aapt_program_final_sm13 - page 128

Wednesday afternoon
Session GD: PER: Student Reasoning
and Topical Understanding
Location: Pavilion East
Sponsor: AAPT
Date: Wednesday, July 17
Time: 2:40–4:20 p.m.
Presider: MacKenzie Stetzer
2:40-2:50 p.m. Probing Inconsistencies in Student
Reasoning: Formal vs. Intuitive Thinking
Contributed – Nathaniel Grosz, North Dakota State University, Department of
Physics, Fargo, ND 58108-6050;
Mila Kryjevskaia, North Dakota State University
MacKenzie R. Stetzer, University of Maine
Even after targeted instruction, many students still struggle to productively
and consistently analyze unfamiliar situations. We have been designing
sequences of questions that allow for an in-depth examination of incon-
sistencies in student reasoning approaches. Our results indicate that even
those students who do possess the knowledge and skills necessary to ana-
lyze many challenging situations correctly often fail to utilize relevant ideas
and skills productively; students tend to “abandon” their correct formal
reasoning approaches in favor of more intuitive solutions (perhaps more
appealing to them at that moment). We will present results from sequences
of questions administered in introductory calculus-based physics courses.
2:50-3 p.m. Physics Reasoning: Biases Toward the
Most Available Variable
Contributed – Andrew F. Heckler, Ohio State University, 181 W Woodruff
Ave., Columbus, OH 43210;
Abigail M. Bogdan, Ohio State University
It has been demonstrated in a number of everyday contexts that when
reasoning about causes of simple phenomena, people tend to only consider
explanations that are the most available in their memory. Thus, even if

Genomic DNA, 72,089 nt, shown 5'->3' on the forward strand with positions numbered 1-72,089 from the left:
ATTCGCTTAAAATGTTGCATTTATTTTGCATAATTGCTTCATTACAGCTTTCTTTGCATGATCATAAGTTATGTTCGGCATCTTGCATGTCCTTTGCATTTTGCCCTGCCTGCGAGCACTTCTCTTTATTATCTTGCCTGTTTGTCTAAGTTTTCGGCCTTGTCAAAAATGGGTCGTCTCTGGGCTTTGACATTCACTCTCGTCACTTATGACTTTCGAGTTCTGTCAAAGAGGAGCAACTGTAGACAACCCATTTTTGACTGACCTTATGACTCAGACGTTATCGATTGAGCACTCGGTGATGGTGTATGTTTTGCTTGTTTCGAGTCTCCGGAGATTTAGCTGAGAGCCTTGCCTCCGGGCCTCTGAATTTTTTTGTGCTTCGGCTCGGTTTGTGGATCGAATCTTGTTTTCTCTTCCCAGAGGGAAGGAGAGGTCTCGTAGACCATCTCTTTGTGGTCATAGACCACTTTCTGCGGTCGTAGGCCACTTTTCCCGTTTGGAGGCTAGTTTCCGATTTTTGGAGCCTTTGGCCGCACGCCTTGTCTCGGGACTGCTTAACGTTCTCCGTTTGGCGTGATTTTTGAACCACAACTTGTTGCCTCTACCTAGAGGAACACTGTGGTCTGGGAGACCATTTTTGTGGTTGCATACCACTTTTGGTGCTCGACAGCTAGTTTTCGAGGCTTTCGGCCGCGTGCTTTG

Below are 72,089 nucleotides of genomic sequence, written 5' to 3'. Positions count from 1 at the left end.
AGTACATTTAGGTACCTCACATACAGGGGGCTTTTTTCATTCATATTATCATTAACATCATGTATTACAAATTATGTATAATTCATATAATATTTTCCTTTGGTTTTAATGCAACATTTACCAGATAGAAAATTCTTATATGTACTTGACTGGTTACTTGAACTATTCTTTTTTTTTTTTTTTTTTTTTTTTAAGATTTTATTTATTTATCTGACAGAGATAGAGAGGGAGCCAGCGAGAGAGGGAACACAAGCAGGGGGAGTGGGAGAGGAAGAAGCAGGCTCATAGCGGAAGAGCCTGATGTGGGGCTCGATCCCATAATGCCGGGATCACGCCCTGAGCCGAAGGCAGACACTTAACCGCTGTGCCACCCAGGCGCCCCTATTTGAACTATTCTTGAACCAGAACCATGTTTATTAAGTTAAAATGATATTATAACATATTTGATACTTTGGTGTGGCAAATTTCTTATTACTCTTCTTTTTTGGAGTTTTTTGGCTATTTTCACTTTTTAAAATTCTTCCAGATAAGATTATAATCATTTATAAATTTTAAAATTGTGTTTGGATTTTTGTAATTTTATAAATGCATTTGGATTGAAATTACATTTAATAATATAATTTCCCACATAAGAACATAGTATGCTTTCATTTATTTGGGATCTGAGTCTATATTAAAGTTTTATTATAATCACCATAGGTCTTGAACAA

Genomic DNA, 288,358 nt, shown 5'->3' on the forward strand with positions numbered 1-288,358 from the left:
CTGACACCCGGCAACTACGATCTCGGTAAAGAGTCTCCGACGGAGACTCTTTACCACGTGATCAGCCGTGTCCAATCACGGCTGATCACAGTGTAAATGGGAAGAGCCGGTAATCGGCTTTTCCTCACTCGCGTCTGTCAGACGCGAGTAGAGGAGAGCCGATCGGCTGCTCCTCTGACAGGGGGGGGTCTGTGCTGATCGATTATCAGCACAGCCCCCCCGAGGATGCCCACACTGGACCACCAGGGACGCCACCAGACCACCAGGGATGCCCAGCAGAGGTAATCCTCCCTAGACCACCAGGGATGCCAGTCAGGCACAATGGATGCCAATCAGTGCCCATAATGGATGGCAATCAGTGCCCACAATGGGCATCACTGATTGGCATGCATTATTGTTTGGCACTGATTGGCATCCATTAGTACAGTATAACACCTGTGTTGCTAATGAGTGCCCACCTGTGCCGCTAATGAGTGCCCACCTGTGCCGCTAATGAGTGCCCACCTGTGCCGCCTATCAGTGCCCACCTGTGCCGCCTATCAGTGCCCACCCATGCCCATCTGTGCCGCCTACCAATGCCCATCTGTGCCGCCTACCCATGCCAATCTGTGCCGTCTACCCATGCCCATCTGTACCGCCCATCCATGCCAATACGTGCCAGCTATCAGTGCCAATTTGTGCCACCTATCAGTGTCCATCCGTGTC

people know that two factors can influence an outcome, they often only
consider the one that is most available. We demonstrate this phenomenon
in the physics education context. Specifically, when students are asked to
determine explanations for the variation of some quantity, such as the tip-
ping of a balance scale, or the mass density of a material, they tend to only
consider the most available variable that causes the variation, even in cases
when that variable is physically non-causal. However, when interviewed
further, students are often able to reason about alternative explanations and
other potential variables. We discuss a range of known student difficulties
in physics in terms of this reasoning bias phenomenon.
3-3:10 p.m. Effects of Belief Bias on Causal Reasoning
from Data Tables
Contributed – Abigail M. Bogdan,* The Ohio State University, 191 West
Woodruff Ave., Columbus, OH 43210;
Andrew F. Heckler, The Ohio State University
Students often fail to draw valid conclusions from simple tables of experi-
mental data. Our research suggests that part of their struggle might be
caused by the influence of prior beliefs. In this study, students were asked
to either verify or construct a claim about a causal relationship between
several variables based on information presented in data tables. We found
that students demonstrated belief bias in the ways they chose to cite data,
frequently treating their own theories as a source of evidence to be supple-
mented by or illustrated with examples from data. Because of this tendency
to hunt piecemeal through the tables for supporting examples, contra-
dictory data was often simply overlooked. However, even when noticed,
data that contradicted their theories was often ignored, misinterpreted to
conform, or discounted in some way.
*Sponsored by Andrew F. Heckler
3:10-3:20 p.m. Effects of Training Examples on
Understanding of Force and Motion
Contributed – Daniel R. White, The Ohio State University, 191 W Woodruff
Ave., Columbus, OH 43210;